In an extract from his new book, a colleague recalls a meal with the mathematician who shared the 2020 Nobel prize in physicsI had the pleasure of meeting Roger Penrose, the great mathematician from Oxford, when he was passing through Italy for the Festival of Science in Genoa. Penrose is a polyhedral intellectual. Readers know him for several books, among them the dense and wonderful The Road to Reality, a great panorama of contemporary physics and mathematics, a popular work that is not easy and that shines with intelligence and profundity on every page.Among his main contributions to our knowledge of the universe are theorems showing that Einstein’s theory implies that the universe we see originated from a big bang and black holes form generically. In the field of pure mathematics, he is better known for his study of “quasi-periodic” structures, tessellations composed of a few elements that can be repeated to infinity but that, however, are not periodic: they never repeat identically. They are also known as “quasi-crystals” and exist in nature, but they have also been used in fields that range from design of floor tiles to a children’s game devised by Penrose himself. Continue reading...

Counting the species: how DNA barcoding is rewriting the book of life

Wednesday October 7th, 2020 10:38:52 AM Patrick Greenfield
We do not know how many species live on Earth. Barcoding could change that – and open the way for incredible discoveries Support Guardian journalism today, by making a single or recurring contribution, or subscribing Guanacaste conservation area in north-west Costa Rica is the most DNA barcoded place on Earth. On its western frontier, jaguars hunt turtles from the mangrove swamps that line the Pacific coast. Endangered spider monkeys swing through dry tropical forest, the remnants of a rapidly disappearing ecosystem that once ran from northern Mexico to Panama. Continue reading...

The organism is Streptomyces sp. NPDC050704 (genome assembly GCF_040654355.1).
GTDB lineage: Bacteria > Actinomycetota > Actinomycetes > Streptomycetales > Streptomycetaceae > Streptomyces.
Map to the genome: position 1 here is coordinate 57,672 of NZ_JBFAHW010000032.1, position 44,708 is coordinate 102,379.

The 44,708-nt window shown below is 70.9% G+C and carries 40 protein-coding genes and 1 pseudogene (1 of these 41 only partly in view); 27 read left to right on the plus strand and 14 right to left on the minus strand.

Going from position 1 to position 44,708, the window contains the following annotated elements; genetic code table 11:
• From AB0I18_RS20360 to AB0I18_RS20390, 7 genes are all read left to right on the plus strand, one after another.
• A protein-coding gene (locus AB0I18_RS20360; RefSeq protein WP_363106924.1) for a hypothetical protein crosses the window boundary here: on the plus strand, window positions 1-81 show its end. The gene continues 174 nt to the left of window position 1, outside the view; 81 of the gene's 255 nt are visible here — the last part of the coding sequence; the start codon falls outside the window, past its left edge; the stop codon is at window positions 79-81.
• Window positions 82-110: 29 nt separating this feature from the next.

Can you solve it? The bat, the ball and the bamboozle

Monday October 19th, 2020 06:10:11 AM Alex Bellos
You’ll be hit for sixUPDATE: To read the answers click hereHere’s a famous puzzle:A bat and a ball cost £1.10. The bat costs £1 more than the ball. How much does the ball cost? Continue reading...

Did you solve it? The art of illusion

Monday October 5th, 2020 04:00:44 PM Alex Bellos
The grand ‘reveal’ of today’s magic tricksEarlier today I showed you four optical illusions, and asked you to explain how the effect was achieved. None of the images were digitally altered.1. The Soup Tin Continue reading...

Can you solve it? The art of illusion

Monday October 5th, 2020 06:10:12 AM Alex Bellos
A magician asks you to explain his tricksUPDATE: Read the solutions hereToday’s puzzles are four optical illusions devised by the magician Matt Pritchard. He calls them ‘perspec-tricks’. Each image is a photograph that seems to show something impossible. The puzzle is to work out exactly how Matt created the illusion.The magic he used is old school: none of the photographs has been digitally modified. What you see is exactly what the camera saw. All the illusions involve mirrors in some way. Continue reading...

Did you solve it? Puzzlebombed!

Monday September 21st, 2020 04:00:49 PM Alex Bellos
The solutions to today’s teasersEarlier today I set a logic problem and a word problem from Puzzlebomb, a monthly problem sheet.I’ll start with the word problem. Continue reading...

‘I’m proud of my gender’: two women win Nobel chemistry prize – video

Wednesday October 7th, 2020 05:34:19 PM
Emmanuelle Charpentier and Jennifer Doudna have been awarded the 2020 Nobel prize in chemistry for the discovery of the Crispr genetic scissors used to edit the DNA of animals, plants and microorganisms with extremely high precision.The genome editing method has revolutionised the field of genetic engineering, with its impact felt across biomedical research, clinical medicine, agriculture and wider society.The researchers will share the 10m Swedish kronor (£870,000) prize announced on Wednesday by the Royal Swedish Academy of Sciences in Stockholm – the first time that two women have shared the prizeScientists win Nobel chemistry prize for ‘genetic scissors’The biggest revolution in gene editing: Crispr-Cas9 explained – video Continue reading...

Astronomy photographer of the year (2020) winners – in pictures

Friday September 11th, 2020 06:00:47 AM
Images of the Milky Way, California nebula and Andromeda galaxy are among the winners of the Insight Investment astronomy photographer of the year award. An exhibition of the winning pictures can be viewed at National Maritime Museum in Greenwich, south-east London, from 23 OctoberThis gallery was amended on 13 September 2020 to correct the name of Julie F Hill’s work, Dark River. Continue reading...